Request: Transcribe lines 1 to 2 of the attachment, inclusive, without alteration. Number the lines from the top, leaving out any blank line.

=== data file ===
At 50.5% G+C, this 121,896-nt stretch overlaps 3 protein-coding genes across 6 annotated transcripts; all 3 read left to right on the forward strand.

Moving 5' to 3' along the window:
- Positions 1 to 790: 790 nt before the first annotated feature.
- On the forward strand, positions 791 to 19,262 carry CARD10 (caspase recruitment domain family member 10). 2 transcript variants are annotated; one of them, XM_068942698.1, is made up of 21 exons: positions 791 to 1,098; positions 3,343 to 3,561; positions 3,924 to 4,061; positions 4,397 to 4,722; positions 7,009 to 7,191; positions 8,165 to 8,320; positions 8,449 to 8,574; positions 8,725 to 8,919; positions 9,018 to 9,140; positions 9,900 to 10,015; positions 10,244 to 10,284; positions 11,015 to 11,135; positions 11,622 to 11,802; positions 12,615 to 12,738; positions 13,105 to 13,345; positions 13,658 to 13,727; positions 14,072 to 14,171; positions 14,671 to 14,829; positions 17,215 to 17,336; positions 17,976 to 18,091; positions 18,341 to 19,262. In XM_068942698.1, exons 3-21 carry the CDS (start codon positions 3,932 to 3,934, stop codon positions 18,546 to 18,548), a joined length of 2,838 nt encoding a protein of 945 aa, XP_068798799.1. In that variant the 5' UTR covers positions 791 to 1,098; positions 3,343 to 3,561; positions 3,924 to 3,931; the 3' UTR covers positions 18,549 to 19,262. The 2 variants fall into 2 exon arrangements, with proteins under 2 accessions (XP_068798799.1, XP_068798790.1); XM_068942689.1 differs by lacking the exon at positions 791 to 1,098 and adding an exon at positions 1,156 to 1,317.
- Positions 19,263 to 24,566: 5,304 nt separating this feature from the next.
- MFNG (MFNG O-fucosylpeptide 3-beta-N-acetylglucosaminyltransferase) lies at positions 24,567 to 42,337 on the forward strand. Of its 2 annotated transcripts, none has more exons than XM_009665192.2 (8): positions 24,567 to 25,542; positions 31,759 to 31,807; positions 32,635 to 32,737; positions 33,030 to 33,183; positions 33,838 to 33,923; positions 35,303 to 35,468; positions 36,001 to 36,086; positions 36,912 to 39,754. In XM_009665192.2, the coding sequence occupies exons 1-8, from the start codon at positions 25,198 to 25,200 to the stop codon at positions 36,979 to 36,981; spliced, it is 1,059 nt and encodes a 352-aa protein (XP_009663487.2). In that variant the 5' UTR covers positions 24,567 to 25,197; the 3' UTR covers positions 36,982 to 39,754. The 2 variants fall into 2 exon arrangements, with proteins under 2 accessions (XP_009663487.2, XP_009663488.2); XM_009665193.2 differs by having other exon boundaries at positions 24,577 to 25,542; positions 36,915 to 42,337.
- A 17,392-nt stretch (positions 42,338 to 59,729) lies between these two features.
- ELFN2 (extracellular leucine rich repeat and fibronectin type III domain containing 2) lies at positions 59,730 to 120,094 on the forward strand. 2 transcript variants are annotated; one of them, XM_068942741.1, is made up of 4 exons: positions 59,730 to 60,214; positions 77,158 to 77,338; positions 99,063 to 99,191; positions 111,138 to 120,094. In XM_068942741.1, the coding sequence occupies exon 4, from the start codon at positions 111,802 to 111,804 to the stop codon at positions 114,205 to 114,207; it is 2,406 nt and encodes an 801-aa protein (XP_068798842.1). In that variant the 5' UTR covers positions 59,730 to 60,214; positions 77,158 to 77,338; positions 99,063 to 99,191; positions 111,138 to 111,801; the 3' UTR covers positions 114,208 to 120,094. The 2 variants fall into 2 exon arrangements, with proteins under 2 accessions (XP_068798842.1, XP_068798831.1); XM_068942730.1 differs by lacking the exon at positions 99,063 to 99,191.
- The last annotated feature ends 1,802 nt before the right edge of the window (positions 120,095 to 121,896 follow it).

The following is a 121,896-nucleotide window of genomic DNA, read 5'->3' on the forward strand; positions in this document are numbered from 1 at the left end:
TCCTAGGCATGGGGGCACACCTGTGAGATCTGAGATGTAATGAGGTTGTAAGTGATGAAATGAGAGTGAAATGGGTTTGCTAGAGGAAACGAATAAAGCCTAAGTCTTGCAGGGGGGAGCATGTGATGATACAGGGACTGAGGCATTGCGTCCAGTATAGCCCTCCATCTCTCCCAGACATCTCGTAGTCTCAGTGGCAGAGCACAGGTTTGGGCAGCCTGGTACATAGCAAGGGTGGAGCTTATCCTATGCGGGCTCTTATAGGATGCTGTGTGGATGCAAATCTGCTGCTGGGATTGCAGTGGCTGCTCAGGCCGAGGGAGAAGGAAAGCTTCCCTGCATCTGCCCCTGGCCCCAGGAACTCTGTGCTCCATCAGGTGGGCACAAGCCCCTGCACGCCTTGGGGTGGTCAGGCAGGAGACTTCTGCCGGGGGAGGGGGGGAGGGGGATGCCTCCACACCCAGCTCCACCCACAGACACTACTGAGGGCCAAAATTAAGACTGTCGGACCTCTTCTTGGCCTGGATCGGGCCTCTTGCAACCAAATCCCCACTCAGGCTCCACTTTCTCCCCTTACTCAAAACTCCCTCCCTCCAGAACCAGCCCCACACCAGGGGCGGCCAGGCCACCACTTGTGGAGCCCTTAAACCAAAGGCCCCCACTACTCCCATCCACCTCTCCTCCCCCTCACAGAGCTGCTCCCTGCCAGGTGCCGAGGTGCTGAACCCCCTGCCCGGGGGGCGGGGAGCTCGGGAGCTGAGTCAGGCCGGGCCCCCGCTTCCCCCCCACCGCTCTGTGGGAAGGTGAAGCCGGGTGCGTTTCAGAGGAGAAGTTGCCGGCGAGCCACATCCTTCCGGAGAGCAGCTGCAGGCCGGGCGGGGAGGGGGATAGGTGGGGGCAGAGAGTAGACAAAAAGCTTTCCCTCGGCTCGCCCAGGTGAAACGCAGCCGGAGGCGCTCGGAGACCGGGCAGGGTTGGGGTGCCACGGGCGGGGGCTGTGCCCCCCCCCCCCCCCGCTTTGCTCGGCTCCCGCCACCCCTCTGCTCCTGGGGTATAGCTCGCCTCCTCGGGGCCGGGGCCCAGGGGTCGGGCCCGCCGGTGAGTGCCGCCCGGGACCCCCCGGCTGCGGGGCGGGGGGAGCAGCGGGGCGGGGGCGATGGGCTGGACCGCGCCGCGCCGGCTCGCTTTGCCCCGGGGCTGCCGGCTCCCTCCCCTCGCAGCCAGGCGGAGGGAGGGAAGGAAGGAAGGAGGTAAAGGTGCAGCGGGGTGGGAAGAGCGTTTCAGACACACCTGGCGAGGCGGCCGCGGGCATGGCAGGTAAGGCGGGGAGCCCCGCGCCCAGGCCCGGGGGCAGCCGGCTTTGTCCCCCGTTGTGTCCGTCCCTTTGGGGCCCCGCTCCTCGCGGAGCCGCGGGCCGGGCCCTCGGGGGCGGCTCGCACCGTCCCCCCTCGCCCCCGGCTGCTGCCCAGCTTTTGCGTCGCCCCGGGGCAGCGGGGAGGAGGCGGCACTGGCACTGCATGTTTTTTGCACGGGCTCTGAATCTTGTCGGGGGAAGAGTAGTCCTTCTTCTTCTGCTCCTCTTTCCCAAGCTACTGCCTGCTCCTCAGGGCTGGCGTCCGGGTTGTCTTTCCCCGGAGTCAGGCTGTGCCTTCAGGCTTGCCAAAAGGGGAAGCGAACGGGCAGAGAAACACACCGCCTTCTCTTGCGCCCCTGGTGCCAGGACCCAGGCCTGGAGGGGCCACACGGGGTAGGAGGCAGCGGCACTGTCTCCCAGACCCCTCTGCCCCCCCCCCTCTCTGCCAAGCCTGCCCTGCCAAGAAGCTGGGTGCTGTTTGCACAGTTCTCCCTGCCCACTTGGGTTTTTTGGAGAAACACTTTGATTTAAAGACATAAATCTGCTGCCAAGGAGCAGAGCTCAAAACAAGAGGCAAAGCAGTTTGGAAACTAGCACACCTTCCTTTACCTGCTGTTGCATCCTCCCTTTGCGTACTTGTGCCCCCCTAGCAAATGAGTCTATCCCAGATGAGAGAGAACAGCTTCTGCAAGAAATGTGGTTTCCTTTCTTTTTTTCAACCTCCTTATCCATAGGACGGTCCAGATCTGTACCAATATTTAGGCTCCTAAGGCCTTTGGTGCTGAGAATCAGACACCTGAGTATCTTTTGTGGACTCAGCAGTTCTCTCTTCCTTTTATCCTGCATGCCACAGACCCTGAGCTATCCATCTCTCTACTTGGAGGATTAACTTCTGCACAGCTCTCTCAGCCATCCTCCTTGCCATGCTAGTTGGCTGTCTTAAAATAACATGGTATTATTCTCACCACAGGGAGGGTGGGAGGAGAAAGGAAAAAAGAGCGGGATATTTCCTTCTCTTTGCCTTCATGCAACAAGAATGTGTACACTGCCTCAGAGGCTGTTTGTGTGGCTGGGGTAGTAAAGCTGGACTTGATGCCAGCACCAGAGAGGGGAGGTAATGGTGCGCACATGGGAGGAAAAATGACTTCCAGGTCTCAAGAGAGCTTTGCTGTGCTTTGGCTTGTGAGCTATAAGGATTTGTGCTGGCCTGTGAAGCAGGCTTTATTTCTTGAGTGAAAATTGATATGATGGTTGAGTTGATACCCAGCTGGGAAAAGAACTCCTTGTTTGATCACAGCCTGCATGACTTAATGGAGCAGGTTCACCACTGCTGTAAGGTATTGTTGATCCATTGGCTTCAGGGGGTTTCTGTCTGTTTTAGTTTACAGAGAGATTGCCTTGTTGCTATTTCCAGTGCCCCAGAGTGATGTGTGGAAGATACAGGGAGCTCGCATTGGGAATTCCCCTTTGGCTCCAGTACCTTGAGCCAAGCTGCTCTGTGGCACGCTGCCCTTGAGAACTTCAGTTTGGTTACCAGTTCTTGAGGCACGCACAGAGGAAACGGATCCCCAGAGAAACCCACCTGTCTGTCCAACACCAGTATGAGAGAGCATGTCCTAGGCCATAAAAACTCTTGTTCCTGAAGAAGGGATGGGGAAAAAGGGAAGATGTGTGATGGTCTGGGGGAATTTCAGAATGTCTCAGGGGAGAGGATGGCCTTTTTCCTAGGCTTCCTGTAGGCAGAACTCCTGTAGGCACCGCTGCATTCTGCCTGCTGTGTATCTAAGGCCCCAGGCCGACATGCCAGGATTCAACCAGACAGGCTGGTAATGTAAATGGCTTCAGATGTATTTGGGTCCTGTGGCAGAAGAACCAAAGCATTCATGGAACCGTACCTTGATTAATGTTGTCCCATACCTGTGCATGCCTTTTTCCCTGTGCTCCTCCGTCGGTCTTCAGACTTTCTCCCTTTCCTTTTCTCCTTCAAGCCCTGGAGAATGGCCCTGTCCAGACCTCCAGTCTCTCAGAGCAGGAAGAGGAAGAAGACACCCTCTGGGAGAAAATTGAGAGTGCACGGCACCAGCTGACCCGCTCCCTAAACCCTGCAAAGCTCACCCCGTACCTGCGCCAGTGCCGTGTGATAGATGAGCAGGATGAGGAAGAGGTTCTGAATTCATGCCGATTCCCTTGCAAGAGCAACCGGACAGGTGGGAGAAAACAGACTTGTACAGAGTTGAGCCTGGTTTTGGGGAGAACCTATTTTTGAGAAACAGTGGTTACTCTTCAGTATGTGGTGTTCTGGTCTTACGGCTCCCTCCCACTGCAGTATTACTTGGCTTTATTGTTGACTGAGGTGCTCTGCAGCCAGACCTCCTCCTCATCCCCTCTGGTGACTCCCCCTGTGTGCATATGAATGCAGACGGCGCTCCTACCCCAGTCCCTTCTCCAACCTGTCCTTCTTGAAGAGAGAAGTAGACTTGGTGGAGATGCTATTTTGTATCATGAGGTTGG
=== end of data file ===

At 50.5% G+C, this 121,896-nt stretch overlaps 3 protein-coding genes across 6 annotated transcripts; all 3 read left to right on the forward strand.

Moving 5' to 3' along the window: